|CS 202||Computer Architecture||Spring 2018|
The goal of this course is to investigate how a computer works, how it is constructed, and how it can be programmed at the lowest level - in machine language, or assembly. We will discuss a variety of architectures, and study in depth the Intel architecture and x86-64 assembly language.
We will run our assembly language programs under Linux on the computer science lab machines in MBH 632. We will also write C programs that interact with the assembly language programs. Basic familiarity with Unix and Java (or C/C++) is assumed. To practice the design of digital circuits we will use the software Logisim.
The following is a tentative schedule of topics to be covered in this course. Readings refer to the texts by Bryant and O'Hallaron [BO] and Tanenbaum [T].
|1||2/12-16||Introduction, number systems, C||T 1, A; BO 1, 2.1-3|
|2||2/19-21||Computer organization, instruction encoding, Σniac||T 2, 5.1, 5.3|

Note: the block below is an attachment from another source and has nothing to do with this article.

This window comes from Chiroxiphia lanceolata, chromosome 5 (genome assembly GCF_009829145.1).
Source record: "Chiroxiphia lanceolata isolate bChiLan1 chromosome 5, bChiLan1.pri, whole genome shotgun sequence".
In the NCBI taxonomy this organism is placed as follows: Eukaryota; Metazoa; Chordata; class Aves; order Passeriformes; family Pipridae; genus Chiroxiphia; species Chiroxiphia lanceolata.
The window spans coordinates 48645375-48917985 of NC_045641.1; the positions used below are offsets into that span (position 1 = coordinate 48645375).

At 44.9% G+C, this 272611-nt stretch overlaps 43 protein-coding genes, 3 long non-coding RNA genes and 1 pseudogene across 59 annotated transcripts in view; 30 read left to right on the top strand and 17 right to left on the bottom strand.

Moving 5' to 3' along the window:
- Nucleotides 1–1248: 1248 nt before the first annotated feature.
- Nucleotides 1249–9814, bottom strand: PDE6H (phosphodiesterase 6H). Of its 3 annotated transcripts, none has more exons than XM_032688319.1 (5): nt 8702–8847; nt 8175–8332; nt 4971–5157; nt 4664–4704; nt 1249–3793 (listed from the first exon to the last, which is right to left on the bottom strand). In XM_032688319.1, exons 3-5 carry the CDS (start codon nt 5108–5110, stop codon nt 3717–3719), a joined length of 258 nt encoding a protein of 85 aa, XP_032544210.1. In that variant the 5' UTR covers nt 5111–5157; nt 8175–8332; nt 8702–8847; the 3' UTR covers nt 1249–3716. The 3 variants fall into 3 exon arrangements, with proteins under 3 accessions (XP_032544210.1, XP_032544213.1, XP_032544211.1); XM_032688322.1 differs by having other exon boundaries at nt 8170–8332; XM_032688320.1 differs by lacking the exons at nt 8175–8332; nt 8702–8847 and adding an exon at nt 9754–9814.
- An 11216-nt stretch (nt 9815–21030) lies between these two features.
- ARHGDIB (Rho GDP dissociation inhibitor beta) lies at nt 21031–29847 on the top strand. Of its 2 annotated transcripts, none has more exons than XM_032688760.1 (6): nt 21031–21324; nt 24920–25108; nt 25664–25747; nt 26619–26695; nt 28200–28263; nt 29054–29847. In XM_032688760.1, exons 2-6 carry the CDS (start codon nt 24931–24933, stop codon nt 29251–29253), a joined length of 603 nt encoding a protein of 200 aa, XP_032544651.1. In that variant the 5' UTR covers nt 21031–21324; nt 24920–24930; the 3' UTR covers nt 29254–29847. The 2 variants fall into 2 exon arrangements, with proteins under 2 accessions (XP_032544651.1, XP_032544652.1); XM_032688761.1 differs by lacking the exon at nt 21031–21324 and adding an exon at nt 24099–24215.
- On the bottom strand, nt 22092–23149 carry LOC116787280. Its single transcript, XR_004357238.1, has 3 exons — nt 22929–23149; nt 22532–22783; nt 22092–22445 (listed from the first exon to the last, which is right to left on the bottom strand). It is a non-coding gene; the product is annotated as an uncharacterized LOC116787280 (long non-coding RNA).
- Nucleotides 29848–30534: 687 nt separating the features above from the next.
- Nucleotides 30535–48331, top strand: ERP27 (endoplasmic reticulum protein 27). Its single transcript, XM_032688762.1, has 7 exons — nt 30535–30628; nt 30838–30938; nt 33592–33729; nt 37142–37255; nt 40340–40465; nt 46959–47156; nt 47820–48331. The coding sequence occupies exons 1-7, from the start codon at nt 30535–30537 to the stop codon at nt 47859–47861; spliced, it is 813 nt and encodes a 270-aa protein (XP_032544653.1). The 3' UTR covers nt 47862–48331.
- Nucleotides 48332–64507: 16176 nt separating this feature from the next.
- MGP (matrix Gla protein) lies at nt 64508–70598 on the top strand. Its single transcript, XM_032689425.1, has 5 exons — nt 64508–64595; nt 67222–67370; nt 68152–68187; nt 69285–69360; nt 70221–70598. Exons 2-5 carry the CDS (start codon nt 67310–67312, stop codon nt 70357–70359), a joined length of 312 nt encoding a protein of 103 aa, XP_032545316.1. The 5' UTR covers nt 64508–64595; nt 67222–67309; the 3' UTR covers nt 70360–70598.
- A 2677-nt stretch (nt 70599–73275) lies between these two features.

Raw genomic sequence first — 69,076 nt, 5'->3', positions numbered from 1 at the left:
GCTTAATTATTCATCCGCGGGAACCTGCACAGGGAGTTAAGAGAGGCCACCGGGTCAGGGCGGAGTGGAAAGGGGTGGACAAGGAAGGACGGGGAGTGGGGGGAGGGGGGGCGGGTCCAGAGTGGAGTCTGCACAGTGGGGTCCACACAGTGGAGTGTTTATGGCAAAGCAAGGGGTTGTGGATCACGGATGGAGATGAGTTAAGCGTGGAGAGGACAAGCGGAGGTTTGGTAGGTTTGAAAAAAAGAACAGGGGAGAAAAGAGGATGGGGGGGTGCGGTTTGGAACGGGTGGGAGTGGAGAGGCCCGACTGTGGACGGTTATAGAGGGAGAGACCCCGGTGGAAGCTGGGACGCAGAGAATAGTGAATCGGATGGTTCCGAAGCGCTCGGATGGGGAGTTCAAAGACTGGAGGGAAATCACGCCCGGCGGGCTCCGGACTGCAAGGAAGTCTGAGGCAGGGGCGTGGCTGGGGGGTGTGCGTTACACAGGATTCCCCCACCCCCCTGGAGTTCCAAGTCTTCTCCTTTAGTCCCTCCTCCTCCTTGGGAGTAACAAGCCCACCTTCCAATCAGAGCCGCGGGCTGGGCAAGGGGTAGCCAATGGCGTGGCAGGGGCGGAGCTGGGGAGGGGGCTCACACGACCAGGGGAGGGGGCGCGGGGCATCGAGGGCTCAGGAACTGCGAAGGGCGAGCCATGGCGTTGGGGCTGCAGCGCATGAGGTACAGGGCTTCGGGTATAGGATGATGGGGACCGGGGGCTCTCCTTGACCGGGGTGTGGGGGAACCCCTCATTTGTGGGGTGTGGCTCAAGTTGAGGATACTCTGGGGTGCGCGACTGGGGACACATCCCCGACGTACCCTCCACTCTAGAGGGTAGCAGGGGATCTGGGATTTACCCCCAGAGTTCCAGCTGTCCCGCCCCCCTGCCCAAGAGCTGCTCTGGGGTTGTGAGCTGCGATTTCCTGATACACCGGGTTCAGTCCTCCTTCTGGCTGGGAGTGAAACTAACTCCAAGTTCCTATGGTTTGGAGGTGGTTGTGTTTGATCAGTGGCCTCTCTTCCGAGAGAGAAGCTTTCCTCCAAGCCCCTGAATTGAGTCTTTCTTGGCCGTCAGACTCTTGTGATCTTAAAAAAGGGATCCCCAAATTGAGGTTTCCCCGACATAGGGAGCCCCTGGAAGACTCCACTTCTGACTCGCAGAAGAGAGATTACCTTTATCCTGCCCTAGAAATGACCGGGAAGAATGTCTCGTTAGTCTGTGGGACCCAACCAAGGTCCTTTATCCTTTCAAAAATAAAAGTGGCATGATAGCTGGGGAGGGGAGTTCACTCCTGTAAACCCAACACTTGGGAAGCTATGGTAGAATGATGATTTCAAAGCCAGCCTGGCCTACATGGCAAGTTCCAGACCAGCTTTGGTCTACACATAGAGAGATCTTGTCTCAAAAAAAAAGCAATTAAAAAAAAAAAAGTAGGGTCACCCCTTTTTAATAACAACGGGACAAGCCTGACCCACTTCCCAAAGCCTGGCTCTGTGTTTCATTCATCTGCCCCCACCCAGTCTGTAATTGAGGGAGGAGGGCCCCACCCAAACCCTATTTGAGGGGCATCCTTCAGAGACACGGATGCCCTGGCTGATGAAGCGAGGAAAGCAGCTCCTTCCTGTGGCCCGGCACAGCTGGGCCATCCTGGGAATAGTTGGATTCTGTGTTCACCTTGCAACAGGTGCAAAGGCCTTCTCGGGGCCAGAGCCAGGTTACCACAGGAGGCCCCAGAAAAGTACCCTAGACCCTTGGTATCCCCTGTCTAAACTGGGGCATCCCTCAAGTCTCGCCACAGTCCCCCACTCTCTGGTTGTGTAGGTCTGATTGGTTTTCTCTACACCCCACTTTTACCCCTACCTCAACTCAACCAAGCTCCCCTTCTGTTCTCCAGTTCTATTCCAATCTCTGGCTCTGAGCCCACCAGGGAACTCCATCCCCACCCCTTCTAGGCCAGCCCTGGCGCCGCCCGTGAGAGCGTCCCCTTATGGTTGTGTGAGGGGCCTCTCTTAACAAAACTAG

|3||2/26-3/3||Σniac programming, Intel assembly, parameters||BO 3.1-5; T 5.1-4|
|4||3/9-11||Addressing, comparing, branching, loops, arrays||BO 3.4-8; T 5.4-6|
|5||3/12-16||Digital logic, gates, combinational circuits, Logisim||T 3.1-2; BO 4.2|
|6||3/19-23||Sequential circuits, flip flops, midterm exam||T 3.3|
|7||4/2-6||Counters, registers, multiplier, stack frame||T 3.3, 5.6-7; BO 3.7|
|8||4/9-13||Function calls, recursion, memory, ROM and RAM||T 3.3, 5.6-7; BO 3.7|
|9||4/16-18||Buffer-overflow attacks, caches, optimization||BO 3.10, 3.12, 5, 6.4-6; T 4.5|
|10||4/23-27||Microarchitecture, pipelines, branch prediction||T 4.5-6; BO 5.7|
|11||4/30-5/4||Σniac circuit, Floating point operations||BO 2.4, 3.14; T B|
|12||5/7-14||MMX / SSE, virtual memory, course review||T 5.8, 6.1, 8; BO 9|
There will be weekly homeworks, consisting of written assignments, programming assignments (in C and assembly), and/or circuit design assignments (using Logisim). There will also be quizzes to test the assigned reading, usually once per week at the beginning of class. The assignments will be challenging; in past semesters, students spent on average 5-8 hours on each homework. Start your assignments early! This will give you time to think about the problems and come to office hours if you get stuck.